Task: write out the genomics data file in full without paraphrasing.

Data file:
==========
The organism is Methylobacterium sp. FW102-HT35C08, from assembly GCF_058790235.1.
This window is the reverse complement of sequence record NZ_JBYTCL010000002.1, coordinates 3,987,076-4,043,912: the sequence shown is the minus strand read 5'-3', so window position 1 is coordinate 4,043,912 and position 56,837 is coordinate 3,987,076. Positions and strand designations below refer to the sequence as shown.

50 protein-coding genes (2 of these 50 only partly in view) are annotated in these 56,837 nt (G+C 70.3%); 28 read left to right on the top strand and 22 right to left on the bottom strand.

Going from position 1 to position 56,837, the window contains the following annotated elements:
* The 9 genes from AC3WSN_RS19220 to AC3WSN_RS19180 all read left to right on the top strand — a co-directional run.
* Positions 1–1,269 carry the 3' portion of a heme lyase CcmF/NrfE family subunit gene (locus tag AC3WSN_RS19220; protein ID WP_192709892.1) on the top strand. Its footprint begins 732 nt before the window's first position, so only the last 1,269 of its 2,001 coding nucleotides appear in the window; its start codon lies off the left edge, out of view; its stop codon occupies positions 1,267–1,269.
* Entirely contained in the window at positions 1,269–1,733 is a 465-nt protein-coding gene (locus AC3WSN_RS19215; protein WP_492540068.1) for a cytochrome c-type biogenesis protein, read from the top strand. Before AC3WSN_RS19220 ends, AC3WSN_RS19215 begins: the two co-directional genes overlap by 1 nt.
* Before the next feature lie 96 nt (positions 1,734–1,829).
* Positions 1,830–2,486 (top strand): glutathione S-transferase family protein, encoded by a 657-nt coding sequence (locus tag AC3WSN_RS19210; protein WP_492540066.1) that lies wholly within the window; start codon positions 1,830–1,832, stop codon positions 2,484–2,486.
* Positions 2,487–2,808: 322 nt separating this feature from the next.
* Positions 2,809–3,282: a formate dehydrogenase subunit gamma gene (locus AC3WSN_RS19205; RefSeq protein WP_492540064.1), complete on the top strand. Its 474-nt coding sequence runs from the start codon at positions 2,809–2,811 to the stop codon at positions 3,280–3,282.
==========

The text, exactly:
The organism is Methylobacterium sp. FW102-HT35C08, from assembly GCF_058790235.1.
This window is the reverse complement of sequence record NZ_JBYTCL010000002.1, coordinates 3,987,076-4,043,912: the sequence shown is the minus strand read 5'-3', so window position 1 is coordinate 4,043,912 and position 56,837 is coordinate 3,987,076. Positions and strand designations below refer to the sequence as shown.

50 protein-coding genes (2 of these 50 only partly in view) are annotated in these 56,837 nt (G+C 70.3%); 28 read left to right on the top strand and 22 right to left on the bottom strand.

Going from position 1 to position 56,837, the window contains the following annotated elements:
* The 9 genes from AC3WSN_RS19220 to AC3WSN_RS19180 all read left to right on the top strand — a co-directional run.
* Positions 1–1,269 carry the 3' portion of a heme lyase CcmF/NrfE family subunit gene (locus tag AC3WSN_RS19220; protein ID WP_192709892.1) on the top strand. Its footprint begins 732 nt before the window's first position, so only the last 1,269 of its 2,001 coding nucleotides appear in the window; its start codon lies off the left edge, out of view; its stop codon occupies positions 1,267–1,269.
* Entirely contained in the window at positions 1,269–1,733 is a 465-nt protein-coding gene (locus AC3WSN_RS19215; protein WP_492540068.1) for a cytochrome c-type biogenesis protein, read from the top strand. Before AC3WSN_RS19220 ends, AC3WSN_RS19215 begins: the two co-directional genes overlap by 1 nt.
* Before the next feature lie 96 nt (positions 1,734–1,829).
* Positions 1,830–2,486 (top strand): glutathione S-transferase family protein, encoded by a 657-nt coding sequence (locus tag AC3WSN_RS19210; protein WP_492540066.1) that lies wholly within the window; start codon positions 1,830–1,832, stop codon positions 2,484–2,486.
* Positions 2,487–2,808: 322 nt separating this feature from the next.
* Positions 2,809–3,282: a formate dehydrogenase subunit gamma gene (locus AC3WSN_RS19205; RefSeq protein WP_492540064.1), complete on the top strand. Its 474-nt coding sequence runs from the start codon at positions 2,809–2,811 to the stop codon at positions 3,280–3,282.